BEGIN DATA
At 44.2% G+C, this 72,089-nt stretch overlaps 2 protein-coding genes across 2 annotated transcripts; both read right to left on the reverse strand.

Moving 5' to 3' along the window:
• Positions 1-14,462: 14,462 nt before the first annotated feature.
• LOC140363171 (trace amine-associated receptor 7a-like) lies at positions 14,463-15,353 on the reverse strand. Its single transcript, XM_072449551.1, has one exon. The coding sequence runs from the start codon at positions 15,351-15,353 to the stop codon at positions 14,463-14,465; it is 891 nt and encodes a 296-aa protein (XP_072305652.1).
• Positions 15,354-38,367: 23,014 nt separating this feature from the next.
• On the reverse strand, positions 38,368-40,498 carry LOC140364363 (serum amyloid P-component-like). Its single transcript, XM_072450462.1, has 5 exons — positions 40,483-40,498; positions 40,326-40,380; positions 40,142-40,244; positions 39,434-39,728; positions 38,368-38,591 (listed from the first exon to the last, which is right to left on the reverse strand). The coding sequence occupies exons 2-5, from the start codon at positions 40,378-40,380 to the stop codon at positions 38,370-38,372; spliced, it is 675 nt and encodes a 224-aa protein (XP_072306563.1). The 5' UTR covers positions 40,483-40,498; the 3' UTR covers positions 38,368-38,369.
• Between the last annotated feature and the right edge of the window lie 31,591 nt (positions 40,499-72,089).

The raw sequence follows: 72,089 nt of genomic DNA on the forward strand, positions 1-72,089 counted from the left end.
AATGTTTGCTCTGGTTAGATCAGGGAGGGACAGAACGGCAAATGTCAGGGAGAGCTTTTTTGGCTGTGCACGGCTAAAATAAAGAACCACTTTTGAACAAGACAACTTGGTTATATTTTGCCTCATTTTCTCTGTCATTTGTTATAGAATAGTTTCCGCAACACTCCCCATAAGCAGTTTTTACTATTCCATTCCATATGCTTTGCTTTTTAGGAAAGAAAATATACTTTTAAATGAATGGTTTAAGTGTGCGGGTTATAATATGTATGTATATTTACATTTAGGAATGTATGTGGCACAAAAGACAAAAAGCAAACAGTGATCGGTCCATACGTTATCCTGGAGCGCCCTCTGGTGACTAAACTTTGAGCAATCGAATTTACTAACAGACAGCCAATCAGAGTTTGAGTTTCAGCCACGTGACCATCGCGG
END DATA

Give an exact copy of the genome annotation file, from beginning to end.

At 44.2% G+C, this 72,089-nt stretch overlaps 2 protein-coding genes across 2 annotated transcripts; both read right to left on the reverse strand.

Moving 5' to 3' along the window:
• Positions 1-14,462: 14,462 nt before the first annotated feature.
• LOC140363171 (trace amine-associated receptor 7a-like) lies at positions 14,463-15,353 on the reverse strand. Its single transcript, XM_072449551.1, has one exon. The coding sequence runs from the start codon at positions 15,351-15,353 to the stop codon at positions 14,463-14,465; it is 891 nt and encodes a 296-aa protein (XP_072305652.1).
• Positions 15,354-38,367: 23,014 nt separating this feature from the next.
• On the reverse strand, positions 38,368-40,498 carry LOC140364363 (serum amyloid P-component-like). Its single transcript, XM_072450462.1, has 5 exons — positions 40,483-40,498; positions 40,326-40,380; positions 40,142-40,244; positions 39,434-39,728; positions 38,368-38,591 (listed from the first exon to the last, which is right to left on the reverse strand). The coding sequence occupies exons 2-5, from the start codon at positions 40,378-40,380 to the stop codon at positions 38,370-38,372; spliced, it is 675 nt and encodes a 224-aa protein (XP_072306563.1). The 5' UTR covers positions 40,483-40,498; the 3' UTR covers positions 38,368-38,369.
• Between the last annotated feature and the right edge of the window lie 31,591 nt (positions 40,499-72,089).

The raw sequence follows: 72,089 nt of genomic DNA on the forward strand, positions 1-72,089 counted from the left end.
AATGTTTGCTCTGGTTAGATCAGGGAGGGACAGAACGGCAAATGTCAGGGAGAGCTTTTTTGGCTGTGCACGGCTAAAATAAAGAACCACTTTTGAACAAGACAACTTGGTTATATTTTGCCTCATTTTCTCTGTCATTTGTTATAGAATAGTTTCCGCAACACTCCCCATAAGCAGTTTTTACTATTCCATTCCATATGCTTTGCTTTTTAGGAAAGAAAATATACTTTTAAATGAATGGTTTAAGTGTGCGGGTTATAATATGTATGTATATTTACATTTAGGAATGTATGTGGCACAAAAGACAAAAAGCAAACAGTGATCGGTCCATACGTTATCCTGGAGCGCCCTCTGGTGACTAAACTTTGAGCAATCGAATTTACTAACAGACAGCCAATCAGAGTTTGAGTTTCAGCCACGTGACCATCGCGG